Thomas Ramey Watson

Everyone has the ability to build mental strength

We often hear advice like, “Think positive and good things will happen,” or “Try your hardest and eventually things will work out.” While these words of wisdom certainly have merit, what may seem like well meaning suggestions won’t help you reach your goals if you’re simultaneously engaging in unhealthy behavior. Recognizing and replacing the unhealthy thoughts, behaviors, and feelings that may be sabotaging your best efforts is the key to building mental strength.

Try comparing mental strength to physical strength. While a bodybuilder maintains his physique with good habits, like going to the gym, it’s equally important for that bodybuilder to get rid of unhealthy habits, like eating junk food. An exercise regimen won’t be effective in building lean muscle unless unhealthy eating habits are also eliminated.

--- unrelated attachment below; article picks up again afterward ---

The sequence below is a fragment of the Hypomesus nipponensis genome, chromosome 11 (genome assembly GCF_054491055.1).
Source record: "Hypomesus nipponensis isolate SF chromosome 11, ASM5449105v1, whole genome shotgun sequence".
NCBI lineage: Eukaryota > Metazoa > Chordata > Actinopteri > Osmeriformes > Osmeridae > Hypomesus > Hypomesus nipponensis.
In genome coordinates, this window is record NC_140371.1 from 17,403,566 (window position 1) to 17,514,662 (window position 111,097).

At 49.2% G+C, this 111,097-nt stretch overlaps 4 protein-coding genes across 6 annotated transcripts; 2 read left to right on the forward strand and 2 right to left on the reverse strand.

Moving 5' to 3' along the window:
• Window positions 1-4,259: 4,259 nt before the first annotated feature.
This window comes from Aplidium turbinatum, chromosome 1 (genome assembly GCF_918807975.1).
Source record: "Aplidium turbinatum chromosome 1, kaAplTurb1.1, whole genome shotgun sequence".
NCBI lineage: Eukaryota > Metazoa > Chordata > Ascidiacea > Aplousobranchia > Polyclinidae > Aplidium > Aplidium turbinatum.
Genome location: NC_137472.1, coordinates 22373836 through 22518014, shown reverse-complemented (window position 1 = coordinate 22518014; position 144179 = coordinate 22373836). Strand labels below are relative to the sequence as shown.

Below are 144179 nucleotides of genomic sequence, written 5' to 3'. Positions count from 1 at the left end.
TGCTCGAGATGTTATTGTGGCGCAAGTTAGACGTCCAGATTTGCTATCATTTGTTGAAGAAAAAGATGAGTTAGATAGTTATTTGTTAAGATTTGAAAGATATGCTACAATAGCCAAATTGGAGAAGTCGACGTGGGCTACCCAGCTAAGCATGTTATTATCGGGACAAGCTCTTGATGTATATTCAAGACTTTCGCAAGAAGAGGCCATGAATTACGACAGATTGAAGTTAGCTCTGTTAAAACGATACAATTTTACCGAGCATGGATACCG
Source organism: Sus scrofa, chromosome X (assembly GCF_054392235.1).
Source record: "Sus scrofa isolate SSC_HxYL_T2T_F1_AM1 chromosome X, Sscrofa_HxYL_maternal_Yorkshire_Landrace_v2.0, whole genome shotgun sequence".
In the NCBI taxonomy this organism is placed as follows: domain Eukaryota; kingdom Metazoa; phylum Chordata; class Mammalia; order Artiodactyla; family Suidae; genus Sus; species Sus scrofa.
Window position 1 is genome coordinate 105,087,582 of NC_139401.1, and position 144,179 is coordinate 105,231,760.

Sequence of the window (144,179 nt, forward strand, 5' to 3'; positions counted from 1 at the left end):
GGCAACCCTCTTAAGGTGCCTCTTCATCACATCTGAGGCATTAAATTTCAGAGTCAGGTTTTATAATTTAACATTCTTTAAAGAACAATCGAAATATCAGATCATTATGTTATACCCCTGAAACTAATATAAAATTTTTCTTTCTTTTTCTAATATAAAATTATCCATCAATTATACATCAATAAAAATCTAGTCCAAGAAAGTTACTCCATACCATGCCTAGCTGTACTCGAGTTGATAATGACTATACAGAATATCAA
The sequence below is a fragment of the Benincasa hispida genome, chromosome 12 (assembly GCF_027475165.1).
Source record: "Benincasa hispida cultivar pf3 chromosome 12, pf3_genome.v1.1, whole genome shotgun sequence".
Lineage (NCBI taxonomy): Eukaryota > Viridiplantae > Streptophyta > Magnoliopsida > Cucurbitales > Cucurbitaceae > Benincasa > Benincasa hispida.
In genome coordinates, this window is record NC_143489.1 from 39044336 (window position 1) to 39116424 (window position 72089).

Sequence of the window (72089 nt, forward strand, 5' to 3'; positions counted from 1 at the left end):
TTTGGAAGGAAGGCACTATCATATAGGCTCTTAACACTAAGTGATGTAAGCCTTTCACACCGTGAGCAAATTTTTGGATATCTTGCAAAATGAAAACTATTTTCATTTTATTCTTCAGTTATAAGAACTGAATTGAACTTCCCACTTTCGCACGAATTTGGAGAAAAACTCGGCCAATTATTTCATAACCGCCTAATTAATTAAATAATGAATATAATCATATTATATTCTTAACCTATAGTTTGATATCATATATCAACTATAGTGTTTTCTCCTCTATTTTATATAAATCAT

Similarly, building mental muscle requires hard work, dedication and exercise. In addition to adopting healthy habits, avoiding detrimental habits, like negative thoughts, unproductive behavior, and self-destructive emotions, is also essential.The good news is, everyone has the ability to build mental strength. But to do so, you need to develop self-awareness about the self-destructive thoughts, behaviors, and feelings that prevent you from reaching your full potential. Once you recognize areas that need work, committing to mental strength exercises will help you create healthier habits and build mental muscle.

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